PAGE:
In the eyes of many, hope may of course boil down to wishful thinking. Marcel readily concedes that this happens many times, perhaps most of the time. Can hope escape this criticism? The answer is provided by the distinction between “hoping” and “hoping that. . . .” Genuine hope is unconditional hope. Genuine hope belongs to the field of “being” rather than “having” (another of Marcel’s favorite distinctions): the person who, “without any condition, without limitation, lives in absolute trust, shall experience the safety of ‘being’ or safety in ‘being,’ rather than the radical insecurity of ‘having.’” Absolute hope, beyond any condition and any image or representation, is interpreted by Marcel as the creature’s response to the infinite Being or even the absolute Thou—and here, of course, most if not all Buddhists will beg to differ.

But we may be prepared to hear him when he observes: “Nobody can experience the lightness of living in hope unless he/she be fully liberated from the bonds of possession(s).” He adds, “We remain open to hope, even in a small way, provided there still are some cracks or chinks in the armor of possession, the armor of ‘having,’ built around us.” There is thus a fundamental distinction between hope and expectation, between hope and desire, between hope and self-centeredness. Hope—this is Marcel’s conclusion and last word—hope essentially is disponibilité (being or keeping oneself available, open, receptive).

Expectations involve calculation, management, and—most of the time without our being aware of it (avidyâ)—the double-bind of desire: a relation of both controlling power and passive dependence between subject and object. Desire also includes a “spatialization” of time. All this is rather obvious in the question of the disciples after the resurrection of Jesus: “Lord, is this the time when you will restore the kingdom to Israel?” He replied, “It is not for you to know the times or periods that the Father has set by his own authority” (Acts 1,6-7). No answer thus, except perhaps the following: “You will receive power when the Holy Spirit has come upon you” (1,8). In order to realize that their question is meaningless, that it has no genuine object, the disciples will need a good forty or fifty days—or is it forty years, or forty kalpas?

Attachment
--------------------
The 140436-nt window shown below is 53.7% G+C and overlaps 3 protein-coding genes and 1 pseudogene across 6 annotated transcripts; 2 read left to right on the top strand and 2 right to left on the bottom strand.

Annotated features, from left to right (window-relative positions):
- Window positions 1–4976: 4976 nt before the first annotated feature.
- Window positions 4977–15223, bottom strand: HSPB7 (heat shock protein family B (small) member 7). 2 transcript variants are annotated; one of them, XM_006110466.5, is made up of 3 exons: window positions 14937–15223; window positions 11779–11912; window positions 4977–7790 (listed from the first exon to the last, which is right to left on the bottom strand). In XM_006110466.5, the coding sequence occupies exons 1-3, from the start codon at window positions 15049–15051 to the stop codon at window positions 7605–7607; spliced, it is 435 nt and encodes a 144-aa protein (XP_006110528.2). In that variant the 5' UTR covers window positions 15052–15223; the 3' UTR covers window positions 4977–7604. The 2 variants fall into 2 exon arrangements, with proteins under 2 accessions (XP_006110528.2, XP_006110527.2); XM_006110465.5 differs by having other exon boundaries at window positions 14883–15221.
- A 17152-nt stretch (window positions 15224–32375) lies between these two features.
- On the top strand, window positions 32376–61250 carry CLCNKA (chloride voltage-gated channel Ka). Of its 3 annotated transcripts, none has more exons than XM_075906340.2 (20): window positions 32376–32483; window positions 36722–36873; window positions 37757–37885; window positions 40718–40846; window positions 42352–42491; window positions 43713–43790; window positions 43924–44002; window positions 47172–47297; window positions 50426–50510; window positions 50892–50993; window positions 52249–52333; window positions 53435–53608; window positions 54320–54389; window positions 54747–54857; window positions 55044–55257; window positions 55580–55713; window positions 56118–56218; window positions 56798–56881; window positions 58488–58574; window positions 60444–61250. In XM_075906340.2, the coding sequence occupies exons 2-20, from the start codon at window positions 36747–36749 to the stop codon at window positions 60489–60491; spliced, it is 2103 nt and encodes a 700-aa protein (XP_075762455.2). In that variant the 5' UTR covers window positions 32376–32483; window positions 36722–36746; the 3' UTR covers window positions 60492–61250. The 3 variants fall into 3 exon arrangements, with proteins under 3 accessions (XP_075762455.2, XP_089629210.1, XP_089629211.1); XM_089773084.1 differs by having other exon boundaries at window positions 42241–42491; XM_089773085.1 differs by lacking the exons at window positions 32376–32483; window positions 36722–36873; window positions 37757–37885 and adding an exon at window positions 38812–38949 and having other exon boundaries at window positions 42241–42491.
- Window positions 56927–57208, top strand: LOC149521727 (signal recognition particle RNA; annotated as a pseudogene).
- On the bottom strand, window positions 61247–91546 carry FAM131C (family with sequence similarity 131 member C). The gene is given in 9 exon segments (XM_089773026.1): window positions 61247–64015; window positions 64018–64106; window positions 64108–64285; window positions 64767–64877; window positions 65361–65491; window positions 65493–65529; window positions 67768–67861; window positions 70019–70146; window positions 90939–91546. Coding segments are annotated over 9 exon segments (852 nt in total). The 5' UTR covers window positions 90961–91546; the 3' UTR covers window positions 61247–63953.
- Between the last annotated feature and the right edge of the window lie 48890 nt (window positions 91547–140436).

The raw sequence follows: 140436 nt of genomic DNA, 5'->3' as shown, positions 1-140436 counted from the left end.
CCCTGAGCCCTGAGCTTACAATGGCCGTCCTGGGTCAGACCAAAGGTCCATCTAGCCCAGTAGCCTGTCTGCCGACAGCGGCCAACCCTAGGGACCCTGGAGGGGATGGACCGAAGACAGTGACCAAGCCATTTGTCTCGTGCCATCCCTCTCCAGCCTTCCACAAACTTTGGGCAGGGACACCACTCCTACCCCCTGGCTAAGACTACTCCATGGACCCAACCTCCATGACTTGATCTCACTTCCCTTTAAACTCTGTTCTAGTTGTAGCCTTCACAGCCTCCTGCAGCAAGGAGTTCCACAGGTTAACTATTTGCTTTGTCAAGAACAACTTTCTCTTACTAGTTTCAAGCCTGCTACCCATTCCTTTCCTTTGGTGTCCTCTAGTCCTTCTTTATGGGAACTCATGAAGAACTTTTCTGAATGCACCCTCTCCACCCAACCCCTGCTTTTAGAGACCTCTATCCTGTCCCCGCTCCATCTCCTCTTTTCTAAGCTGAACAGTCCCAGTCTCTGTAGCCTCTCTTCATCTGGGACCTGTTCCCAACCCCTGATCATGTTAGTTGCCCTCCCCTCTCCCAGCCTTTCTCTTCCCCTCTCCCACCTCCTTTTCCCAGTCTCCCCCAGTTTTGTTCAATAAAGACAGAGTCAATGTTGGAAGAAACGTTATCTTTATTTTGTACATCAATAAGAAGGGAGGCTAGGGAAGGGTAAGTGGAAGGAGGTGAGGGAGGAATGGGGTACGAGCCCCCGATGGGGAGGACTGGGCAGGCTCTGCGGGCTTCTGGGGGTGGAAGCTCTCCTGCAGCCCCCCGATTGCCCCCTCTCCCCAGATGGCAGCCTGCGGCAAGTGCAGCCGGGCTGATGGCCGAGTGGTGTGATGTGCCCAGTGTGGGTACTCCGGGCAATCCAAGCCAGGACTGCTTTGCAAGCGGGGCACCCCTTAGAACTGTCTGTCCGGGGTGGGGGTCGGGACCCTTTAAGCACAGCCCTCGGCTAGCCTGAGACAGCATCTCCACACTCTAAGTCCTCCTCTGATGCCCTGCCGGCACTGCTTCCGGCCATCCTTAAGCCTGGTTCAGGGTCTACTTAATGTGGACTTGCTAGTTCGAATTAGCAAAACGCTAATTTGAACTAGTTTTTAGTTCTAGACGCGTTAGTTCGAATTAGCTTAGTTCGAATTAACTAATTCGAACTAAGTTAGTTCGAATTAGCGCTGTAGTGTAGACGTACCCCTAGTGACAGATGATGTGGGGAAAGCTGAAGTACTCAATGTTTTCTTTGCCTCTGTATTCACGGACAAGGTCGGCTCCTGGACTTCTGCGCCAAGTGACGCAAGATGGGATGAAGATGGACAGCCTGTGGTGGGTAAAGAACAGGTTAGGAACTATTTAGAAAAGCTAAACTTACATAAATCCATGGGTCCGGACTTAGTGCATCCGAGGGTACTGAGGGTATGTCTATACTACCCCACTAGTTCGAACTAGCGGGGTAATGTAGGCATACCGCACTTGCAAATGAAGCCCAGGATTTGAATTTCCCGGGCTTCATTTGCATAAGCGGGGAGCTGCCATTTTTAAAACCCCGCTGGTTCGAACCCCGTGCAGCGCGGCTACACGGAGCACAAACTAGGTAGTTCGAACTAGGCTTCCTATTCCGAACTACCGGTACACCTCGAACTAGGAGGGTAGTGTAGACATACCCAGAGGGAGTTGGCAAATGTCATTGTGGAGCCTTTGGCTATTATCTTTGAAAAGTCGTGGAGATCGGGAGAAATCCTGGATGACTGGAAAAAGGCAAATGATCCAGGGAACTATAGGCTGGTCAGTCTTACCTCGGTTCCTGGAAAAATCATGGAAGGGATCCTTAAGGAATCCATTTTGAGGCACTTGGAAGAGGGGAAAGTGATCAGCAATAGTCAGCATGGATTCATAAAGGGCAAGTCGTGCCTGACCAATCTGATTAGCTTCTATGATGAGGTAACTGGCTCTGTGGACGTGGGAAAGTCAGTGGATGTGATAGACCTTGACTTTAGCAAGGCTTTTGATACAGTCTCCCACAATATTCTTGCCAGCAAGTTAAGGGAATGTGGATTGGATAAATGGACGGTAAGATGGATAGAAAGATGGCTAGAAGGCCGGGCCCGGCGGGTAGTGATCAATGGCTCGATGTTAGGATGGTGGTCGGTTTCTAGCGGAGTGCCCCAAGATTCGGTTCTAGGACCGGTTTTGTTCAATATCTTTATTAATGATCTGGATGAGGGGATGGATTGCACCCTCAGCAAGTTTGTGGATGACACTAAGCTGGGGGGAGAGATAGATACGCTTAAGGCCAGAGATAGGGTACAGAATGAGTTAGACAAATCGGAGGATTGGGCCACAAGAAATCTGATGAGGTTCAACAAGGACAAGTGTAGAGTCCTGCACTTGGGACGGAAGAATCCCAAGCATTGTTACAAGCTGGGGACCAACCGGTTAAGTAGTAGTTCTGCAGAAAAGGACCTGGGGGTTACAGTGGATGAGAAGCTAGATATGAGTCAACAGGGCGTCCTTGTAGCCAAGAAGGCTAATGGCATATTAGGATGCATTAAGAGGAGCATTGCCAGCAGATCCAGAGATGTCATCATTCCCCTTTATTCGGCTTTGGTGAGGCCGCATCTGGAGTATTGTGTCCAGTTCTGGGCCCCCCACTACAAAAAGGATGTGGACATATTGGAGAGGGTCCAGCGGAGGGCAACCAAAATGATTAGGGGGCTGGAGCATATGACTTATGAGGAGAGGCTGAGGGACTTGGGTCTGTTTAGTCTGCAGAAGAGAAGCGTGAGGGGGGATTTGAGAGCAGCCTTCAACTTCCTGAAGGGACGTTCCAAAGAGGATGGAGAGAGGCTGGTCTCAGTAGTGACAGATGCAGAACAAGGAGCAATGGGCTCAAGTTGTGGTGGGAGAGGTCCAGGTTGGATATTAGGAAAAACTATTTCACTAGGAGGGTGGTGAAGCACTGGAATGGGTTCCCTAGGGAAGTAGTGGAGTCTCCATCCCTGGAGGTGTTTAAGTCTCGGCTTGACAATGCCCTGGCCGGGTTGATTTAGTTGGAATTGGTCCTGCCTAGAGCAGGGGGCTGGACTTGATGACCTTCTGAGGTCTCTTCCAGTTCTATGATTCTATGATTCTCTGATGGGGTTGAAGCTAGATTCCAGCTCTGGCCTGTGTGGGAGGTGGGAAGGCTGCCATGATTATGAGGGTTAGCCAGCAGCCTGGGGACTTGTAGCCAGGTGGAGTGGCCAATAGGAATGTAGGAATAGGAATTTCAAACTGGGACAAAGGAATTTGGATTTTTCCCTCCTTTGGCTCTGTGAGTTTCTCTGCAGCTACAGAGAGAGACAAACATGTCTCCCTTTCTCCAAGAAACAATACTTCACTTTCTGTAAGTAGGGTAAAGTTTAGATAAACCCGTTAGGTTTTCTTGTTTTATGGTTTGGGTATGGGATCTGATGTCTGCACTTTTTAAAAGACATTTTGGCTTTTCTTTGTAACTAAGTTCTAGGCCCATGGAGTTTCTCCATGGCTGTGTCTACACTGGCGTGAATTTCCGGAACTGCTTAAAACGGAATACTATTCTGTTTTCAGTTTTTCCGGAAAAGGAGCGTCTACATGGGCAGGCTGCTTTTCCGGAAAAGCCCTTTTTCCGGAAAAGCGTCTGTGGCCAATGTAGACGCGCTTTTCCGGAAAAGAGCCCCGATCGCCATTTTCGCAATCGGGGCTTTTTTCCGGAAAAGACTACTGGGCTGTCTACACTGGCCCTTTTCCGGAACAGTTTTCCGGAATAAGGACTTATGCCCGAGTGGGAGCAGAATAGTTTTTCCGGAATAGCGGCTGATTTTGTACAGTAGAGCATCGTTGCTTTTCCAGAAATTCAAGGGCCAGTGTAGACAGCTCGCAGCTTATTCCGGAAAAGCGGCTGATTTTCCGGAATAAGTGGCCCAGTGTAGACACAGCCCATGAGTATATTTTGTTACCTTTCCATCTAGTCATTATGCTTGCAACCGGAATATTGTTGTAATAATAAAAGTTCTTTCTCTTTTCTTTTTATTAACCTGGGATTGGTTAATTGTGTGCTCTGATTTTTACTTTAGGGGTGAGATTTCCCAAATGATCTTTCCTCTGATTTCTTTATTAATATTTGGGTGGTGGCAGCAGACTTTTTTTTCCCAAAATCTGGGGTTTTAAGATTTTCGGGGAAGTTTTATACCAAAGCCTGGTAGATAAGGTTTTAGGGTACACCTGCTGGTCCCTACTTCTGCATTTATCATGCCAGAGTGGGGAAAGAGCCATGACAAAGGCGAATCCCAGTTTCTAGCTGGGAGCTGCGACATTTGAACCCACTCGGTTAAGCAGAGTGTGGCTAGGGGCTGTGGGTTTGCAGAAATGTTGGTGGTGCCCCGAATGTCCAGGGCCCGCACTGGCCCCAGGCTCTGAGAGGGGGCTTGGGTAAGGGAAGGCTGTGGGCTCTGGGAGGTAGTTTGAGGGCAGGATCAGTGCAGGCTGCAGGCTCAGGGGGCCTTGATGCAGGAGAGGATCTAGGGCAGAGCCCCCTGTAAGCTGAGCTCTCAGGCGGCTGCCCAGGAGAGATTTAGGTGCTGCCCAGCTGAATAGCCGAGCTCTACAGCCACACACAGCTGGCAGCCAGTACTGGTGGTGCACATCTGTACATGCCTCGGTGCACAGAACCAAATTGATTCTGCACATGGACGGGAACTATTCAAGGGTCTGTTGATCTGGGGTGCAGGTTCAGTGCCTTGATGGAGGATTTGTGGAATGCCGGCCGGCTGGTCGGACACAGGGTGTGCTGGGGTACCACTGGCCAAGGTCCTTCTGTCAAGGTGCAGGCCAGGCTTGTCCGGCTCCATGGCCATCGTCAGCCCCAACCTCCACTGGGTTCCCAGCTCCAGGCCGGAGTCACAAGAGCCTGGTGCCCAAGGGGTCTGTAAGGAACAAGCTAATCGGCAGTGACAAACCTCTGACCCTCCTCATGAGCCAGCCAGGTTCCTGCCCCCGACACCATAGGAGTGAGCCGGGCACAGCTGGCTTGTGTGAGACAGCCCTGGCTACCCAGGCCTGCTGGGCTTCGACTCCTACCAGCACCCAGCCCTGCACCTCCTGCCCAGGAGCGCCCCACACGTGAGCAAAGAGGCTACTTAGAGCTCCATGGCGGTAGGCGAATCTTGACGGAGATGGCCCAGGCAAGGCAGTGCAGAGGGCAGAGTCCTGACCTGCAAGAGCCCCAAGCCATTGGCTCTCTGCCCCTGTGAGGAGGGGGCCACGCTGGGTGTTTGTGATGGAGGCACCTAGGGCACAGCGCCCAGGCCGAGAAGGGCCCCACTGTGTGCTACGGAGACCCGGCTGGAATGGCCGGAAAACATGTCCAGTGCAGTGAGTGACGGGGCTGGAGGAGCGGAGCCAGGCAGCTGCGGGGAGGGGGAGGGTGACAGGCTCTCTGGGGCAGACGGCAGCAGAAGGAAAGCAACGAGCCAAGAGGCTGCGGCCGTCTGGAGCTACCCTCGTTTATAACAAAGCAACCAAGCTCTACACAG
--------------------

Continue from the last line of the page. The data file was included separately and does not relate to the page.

Hope seems quite close to the attitude of mu-shotoku: without expectation, without aim or intended object. Is it then a shift from object to subject? Or is it rather the attitude or quality of being unconcerned about subject or object? One should perhaps say: there is hope but no hoping individual—in the same way one says: there is suffering, but no suffering subject. To hope is to remain in this pure openness. Such an understanding and practice of hope would, in a paradoxical way, come quite close to the Chan and Zen tradition of “great doubt” (dai-gi). From a Christian perspective, one would dare say that the true subject of hope is “He who comes,” He who, through his coming, makes hope possible, is the source of hope, opens a space for hope. This coming One is the “Deus semper maior” (E. Przywara), the ever greater Godhead.

From a Buddhist perspective, what is it that makes hope possible in spite of the discovery that the wheel of samsâra and suffering has no beginning and no end? The first step or the first stepping-stone towards overcoming despair is the witness that Gautama bears to his own experience of liberation. I am struck by the fact that narratives from the first Buddhist generation frequently mention joy as the fruit of a first encounter with the Buddha or a first hearing of his teaching. And the future Buddha himself, when walking out of his palace for the fourth time and coming across a religious mendicant, experiences joy before even knowing the cause and understanding the meaning of this joy. One is tempted to ask: would the experience or feeling of dukkha be possible at all if it did not happen against the background of a deeper, more fundamental sukha—or rather, of a peace deeper and more fundamental than the dual opposition of dukkha and sukha? The locus or the focus of hope is the point where awakening wisdom and radiating compassion intersect. If liberation is possible, it is bound to be universal. And these universal dynamics of hope will operate through the equally universal vows of the bodhisattva.

Of course, Buddhism as a rule will avoid discussion and debate about the source or foundation of these dynamics of hope. Could one, for instance, consider the Buddha-Nature or tathâgata-garbha as a “Hope principle” (Prinzip Hoffnung)? The danger of substantialist illusion or eternalist drift is never very far. I will not enter such a debate. I would rather consider the dynamic tension between the Buddhist and the Christian perspectives, the tension at play between the convergences and divergences or simply differences between them.

The strength and the virtue or merit of Buddhism is to maintain hope as a pure, objectless openness; it is to avoid taking refuge in any object or content whatsoever. We may perhaps say that it is an immobile movement. The emphasis is on non-duality, or non-otherness.